But, overall, a good first effort, and I’d like to see more from these fellas. Maybe not more of this specific story, as, even though there’s a “#1” on the cover (and, ahem, “The Beginning”), it feels like we reached a definitive ending with this story and it’d be a shame to undo that. It stands on its own as an enjoyable addition to the relatively-sparse “Superhero Romance” genre.

If you go to the official blog, you can read an extensive preview of the comic, and you can order your very own copy right here.

• • •

In other news:

  • I received my package of Neil the Horse comics yesterday, and they’re all in good shape, with only the first issue having a crease or two on the covers. Can’t really complain for a 99-cent bid, though I have to admit I’m not thrilled about paying a certain amount for shipping, and then seeing that the actual shipping cost was only about a third of that. But…full run of Neil the Horse, under nine bucks total, stop complaining, Mike.
  • Hey, Superman: Secret Origin #6 is coming out today. Finally. Took ’em so long, it’s almost time to revise Superman’s origin again.
  • Bully, America’s Greatest Little Stuffed Bull, presents to you Archie Comics Versus Kids’ Fads. It’s a battle Archie only rarely won, if ever. (Ignore the first reader comment, where someone proclaims Archie late to the party for featuring a Wii-type game on a cover. Um, the Wii is still selling, last I heard. DO NOT TEMPT THE BULL’S WRATH, COMMENTER.)

In which I advertise a comic even further by discussing its advertising.

§ August 24th, 2010 § Filed under Uncategorized § 4 Comments


So Marvel and DC (well, mostly Marvel) regularly sends out packs of advertising postcards for shops to give away, usually listing all the tie-ins for a crossover series, or pushing some new title or storyline or what have you. They make for nice promotional items, and I’ve seen more than a few customers marking off titles they’ve picked up on the card’s checklists. And I’m sure a lot of them end up on display back at home somewhere…like, I’m not coming right out and saying that I have the “Planet Hulk” postcard on my fridge door, but I might.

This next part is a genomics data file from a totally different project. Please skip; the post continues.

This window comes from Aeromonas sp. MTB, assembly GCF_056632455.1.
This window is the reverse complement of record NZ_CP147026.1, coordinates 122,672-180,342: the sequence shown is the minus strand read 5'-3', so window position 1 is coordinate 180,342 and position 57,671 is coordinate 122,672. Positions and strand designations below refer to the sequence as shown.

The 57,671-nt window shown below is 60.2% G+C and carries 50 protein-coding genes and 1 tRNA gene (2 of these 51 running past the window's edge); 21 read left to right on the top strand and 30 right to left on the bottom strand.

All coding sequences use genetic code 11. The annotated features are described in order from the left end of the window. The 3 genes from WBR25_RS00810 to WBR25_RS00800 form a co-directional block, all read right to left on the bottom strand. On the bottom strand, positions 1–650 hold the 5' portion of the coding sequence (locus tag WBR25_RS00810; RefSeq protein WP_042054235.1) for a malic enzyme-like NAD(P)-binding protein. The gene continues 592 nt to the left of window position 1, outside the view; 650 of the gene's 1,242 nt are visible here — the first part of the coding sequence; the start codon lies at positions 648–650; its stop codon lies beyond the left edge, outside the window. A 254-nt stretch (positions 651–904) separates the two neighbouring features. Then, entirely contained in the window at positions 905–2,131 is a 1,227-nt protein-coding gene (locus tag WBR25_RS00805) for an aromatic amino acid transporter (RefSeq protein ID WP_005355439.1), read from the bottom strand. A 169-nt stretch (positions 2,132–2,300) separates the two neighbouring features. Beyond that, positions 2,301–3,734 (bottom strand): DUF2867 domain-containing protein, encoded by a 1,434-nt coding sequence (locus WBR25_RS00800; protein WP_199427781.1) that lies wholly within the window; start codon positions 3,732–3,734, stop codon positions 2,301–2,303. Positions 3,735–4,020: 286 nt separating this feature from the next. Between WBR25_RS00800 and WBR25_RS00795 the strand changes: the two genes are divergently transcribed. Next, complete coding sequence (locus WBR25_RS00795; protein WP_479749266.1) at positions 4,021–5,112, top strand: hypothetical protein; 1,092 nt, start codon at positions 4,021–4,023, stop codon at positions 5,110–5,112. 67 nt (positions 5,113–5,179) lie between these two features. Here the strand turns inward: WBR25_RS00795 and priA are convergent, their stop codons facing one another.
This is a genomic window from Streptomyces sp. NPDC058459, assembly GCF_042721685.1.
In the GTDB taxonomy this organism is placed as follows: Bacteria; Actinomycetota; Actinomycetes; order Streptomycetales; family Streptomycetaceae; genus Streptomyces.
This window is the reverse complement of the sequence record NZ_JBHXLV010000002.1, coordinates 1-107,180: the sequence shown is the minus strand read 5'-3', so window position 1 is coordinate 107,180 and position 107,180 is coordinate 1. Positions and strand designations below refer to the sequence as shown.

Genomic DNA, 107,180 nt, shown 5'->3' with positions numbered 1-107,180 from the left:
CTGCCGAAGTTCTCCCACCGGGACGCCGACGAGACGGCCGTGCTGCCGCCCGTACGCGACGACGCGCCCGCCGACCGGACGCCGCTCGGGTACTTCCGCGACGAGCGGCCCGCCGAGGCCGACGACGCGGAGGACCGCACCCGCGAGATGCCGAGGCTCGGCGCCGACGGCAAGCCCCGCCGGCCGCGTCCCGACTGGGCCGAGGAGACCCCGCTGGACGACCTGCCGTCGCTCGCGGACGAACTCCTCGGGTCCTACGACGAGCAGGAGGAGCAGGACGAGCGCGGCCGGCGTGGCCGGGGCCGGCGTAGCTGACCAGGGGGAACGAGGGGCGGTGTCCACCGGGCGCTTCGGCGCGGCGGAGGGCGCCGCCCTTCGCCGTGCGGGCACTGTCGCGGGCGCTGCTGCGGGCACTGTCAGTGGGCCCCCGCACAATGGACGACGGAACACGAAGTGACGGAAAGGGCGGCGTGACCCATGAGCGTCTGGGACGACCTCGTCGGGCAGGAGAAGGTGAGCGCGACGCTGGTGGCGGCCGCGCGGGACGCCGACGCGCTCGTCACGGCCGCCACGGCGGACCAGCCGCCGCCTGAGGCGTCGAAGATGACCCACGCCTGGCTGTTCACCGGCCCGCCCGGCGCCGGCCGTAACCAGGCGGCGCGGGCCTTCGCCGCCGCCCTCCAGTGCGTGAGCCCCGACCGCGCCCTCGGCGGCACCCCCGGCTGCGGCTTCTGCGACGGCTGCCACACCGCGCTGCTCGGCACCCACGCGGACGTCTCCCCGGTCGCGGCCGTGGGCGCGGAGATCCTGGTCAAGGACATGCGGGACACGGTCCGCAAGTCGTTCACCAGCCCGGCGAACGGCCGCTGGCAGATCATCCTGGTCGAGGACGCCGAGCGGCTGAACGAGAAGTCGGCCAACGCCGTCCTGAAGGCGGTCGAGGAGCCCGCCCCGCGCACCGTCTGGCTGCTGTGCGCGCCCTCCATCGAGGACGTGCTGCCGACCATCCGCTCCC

That one I scanned above has received more reaction from our customers than any other card released so far. Okay, mostly it’s “they’re getting rid of a member of the Fantastic Four? Again?” but nearly everyone who’s seen the stack of these cards on the counter has commented on it. And really, this is about as perfectly pure and simple a targeted advertisement as I’ve ever seen. Okay, your average non-fan off the street may not get it, but every comic fan 1) recognizes this as the FF logo, and 2) knows that, hey, that should be a “4” in there, not a “3,” therefore something’s happening to one of the characters. The information on the back of the card is almost redundant…everything you need to know is pretty much right there on the front. (But if you need to know…it’s a storyline starting in next month’s FF. And you should be reading FF right now anyway, because writer Jonathan Hickman has been doing a good job on it.)

Anyhoo, just wanted to give some appreciation to this promo item. Well done, Marvel’s marketing department…well done.

• • •

In other news:

If one were to listen to the one year anniversary installment of War Rocket Ajax, featuring those Clown Princes of Podcasting Chris Sims and Eugene Ahn, you may hear them answering a Listener Question from a certain M. Sterling, at about the 1:27:30 mark.

EDIT 8-29-10: Had to shut off comments, as this particular post was attracting a lot of comment spam, for some reason.